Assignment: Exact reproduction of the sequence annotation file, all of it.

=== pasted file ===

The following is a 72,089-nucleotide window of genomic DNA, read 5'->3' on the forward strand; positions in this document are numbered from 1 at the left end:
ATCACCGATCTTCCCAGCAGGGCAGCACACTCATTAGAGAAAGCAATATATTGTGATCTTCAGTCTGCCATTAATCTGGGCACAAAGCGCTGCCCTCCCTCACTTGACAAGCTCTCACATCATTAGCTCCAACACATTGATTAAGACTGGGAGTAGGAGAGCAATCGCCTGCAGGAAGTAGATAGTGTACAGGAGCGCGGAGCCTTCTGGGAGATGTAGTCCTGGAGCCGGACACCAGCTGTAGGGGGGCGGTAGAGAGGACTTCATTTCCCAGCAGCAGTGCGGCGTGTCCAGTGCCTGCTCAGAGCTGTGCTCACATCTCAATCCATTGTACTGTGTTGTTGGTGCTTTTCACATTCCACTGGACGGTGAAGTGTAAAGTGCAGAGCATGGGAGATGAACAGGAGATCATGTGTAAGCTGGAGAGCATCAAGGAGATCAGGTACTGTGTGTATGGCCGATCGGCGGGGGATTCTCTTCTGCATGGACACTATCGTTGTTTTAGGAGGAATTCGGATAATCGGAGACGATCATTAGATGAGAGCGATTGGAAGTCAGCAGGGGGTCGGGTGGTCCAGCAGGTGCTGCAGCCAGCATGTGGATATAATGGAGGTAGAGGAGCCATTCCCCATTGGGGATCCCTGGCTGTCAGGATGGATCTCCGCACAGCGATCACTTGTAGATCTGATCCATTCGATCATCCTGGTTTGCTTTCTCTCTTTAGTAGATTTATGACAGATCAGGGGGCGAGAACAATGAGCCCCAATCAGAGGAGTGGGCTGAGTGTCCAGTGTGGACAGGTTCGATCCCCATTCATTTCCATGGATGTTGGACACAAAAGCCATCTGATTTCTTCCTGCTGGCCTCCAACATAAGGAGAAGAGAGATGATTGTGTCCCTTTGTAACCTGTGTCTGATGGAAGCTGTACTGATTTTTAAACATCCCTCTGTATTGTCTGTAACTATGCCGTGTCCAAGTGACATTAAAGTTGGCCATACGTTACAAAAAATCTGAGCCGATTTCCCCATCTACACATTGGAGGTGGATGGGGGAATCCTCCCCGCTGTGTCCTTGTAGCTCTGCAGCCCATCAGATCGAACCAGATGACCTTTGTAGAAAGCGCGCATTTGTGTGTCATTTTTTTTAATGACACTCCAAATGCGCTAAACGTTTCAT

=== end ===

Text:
The following is a 72,089-nucleotide window of genomic DNA, read 5'->3' on the forward strand; positions in this document are numbered from 1 at the left end:
ATCACCGATCTTCCCAGCAGGGCAGCACACTCATTAGAGAAAGCAATATATTGTGATCTTCAGTCTGCCATTAATCTGGGCACAAAGCGCTGCCCTCCCTCACTTGACAAGCTCTCACATCATTAGCTCCAACACATTGATTAAGACTGGGAGTAGGAGAGCAATCGCCTGCAGGAAGTAGATAGTGTACAGGAGCGCGGAGCCTTCTGGGAGATGTAGTCCTGGAGCCGGACACCAGCTGTAGGGGGGCGGTAGAGAGGACTTCATTTCCCAGCAGCAGTGCGGCGTGTCCAGTGCCTGCTCAGAGCTGTGCTCACATCTCAATCCATTGTACTGTGTTGTTGGTGCTTTTCACATTCCACTGGACGGTGAAGTGTAAAGTGCAGAGCATGGGAGATGAACAGGAGATCATGTGTAAGCTGGAGAGCATCAAGGAGATCAGGTACTGTGTGTATGGCCGATCGGCGGGGGATTCTCTTCTGCATGGACACTATCGTTGTTTTAGGAGGAATTCGGATAATCGGAGACGATCATTAGATGAGAGCGATTGGAAGTCAGCAGGGGGTCGGGTGGTCCAGCAGGTGCTGCAGCCAGCATGTGGATATAATGGAGGTAGAGGAGCCATTCCCCATTGGGGATCCCTGGCTGTCAGGATGGATCTCCGCACAGCGATCACTTGTAGATCTGATCCATTCGATCATCCTGGTTTGCTTTCTCTCTTTAGTAGATTTATGACAGATCAGGGGGCGAGAACAATGAGCCCCAATCAGAGGAGTGGGCTGAGTGTCCAGTGTGGACAGGTTCGATCCCCATTCATTTCCATGGATGTTGGACACAAAAGCCATCTGATTTCTTCCTGCTGGCCTCCAACATAAGGAGAAGAGAGATGATTGTGTCCCTTTGTAACCTGTGTCTGATGGAAGCTGTACTGATTTTTAAACATCCCTCTGTATTGTCTGTAACTATGCCGTGTCCAAGTGACATTAAAGTTGGCCATACGTTACAAAAAATCTGAGCCGATTTCCCCATCTACACATTGGAGGTGGATGGGGGAATCCTCCCCGCTGTGTCCTTGTAGCTCTGCAGCCCATCAGATCGAACCAGATGACCTTTGTAGAAAGCGCGCATTTGTGTGTCATTTTTTTTAATGACACTCCAAATGCGCTAAACGTTTCAT